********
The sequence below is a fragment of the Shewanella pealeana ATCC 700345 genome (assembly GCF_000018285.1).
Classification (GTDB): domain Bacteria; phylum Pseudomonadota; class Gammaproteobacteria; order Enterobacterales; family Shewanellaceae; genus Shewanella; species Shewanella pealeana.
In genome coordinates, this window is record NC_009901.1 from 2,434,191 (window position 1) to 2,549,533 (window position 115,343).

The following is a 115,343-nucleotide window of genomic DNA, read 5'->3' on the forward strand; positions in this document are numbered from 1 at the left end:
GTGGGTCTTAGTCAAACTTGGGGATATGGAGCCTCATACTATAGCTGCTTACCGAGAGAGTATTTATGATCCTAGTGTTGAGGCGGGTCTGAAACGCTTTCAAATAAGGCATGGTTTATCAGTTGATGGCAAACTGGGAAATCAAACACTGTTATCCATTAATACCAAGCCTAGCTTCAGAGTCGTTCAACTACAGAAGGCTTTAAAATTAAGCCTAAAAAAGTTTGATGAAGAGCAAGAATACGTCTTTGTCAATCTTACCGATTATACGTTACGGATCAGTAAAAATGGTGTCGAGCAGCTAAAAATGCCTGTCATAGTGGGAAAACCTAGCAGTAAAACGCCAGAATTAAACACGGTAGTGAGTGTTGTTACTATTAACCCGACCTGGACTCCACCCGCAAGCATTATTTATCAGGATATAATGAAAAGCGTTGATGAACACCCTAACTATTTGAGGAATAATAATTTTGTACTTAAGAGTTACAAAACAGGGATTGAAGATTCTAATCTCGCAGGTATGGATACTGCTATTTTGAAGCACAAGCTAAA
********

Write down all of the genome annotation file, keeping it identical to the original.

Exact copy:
The sequence below is a fragment of the Shewanella pealeana ATCC 700345 genome (assembly GCF_000018285.1).
Classification (GTDB): domain Bacteria; phylum Pseudomonadota; class Gammaproteobacteria; order Enterobacterales; family Shewanellaceae; genus Shewanella; species Shewanella pealeana.
In genome coordinates, this window is record NC_009901.1 from 2,434,191 (window position 1) to 2,549,533 (window position 115,343).

The following is a 115,343-nucleotide window of genomic DNA, read 5'->3' on the forward strand; positions in this document are numbered from 1 at the left end:
GTGGGTCTTAGTCAAACTTGGGGATATGGAGCCTCATACTATAGCTGCTTACCGAGAGAGTATTTATGATCCTAGTGTTGAGGCGGGTCTGAAACGCTTTCAAATAAGGCATGGTTTATCAGTTGATGGCAAACTGGGAAATCAAACACTGTTATCCATTAATACCAAGCCTAGCTTCAGAGTCGTTCAACTACAGAAGGCTTTAAAATTAAGCCTAAAAAAGTTTGATGAAGAGCAAGAATACGTCTTTGTCAATCTTACCGATTATACGTTACGGATCAGTAAAAATGGTGTCGAGCAGCTAAAAATGCCTGTCATAGTGGGAAAACCTAGCAGTAAAACGCCAGAATTAAACACGGTAGTGAGTGTTGTTACTATTAACCCGACCTGGACTCCACCCGCAAGCATTATTTATCAGGATATAATGAAAAGCGTTGATGAACACCCTAACTATTTGAGGAATAATAATTTTGTACTTAAGAGTTACAAAACAGGGATTGAAGATTCTAATCTCGCAGGTATGGATACTGCTATTTTGAAGCACAAGCTAAA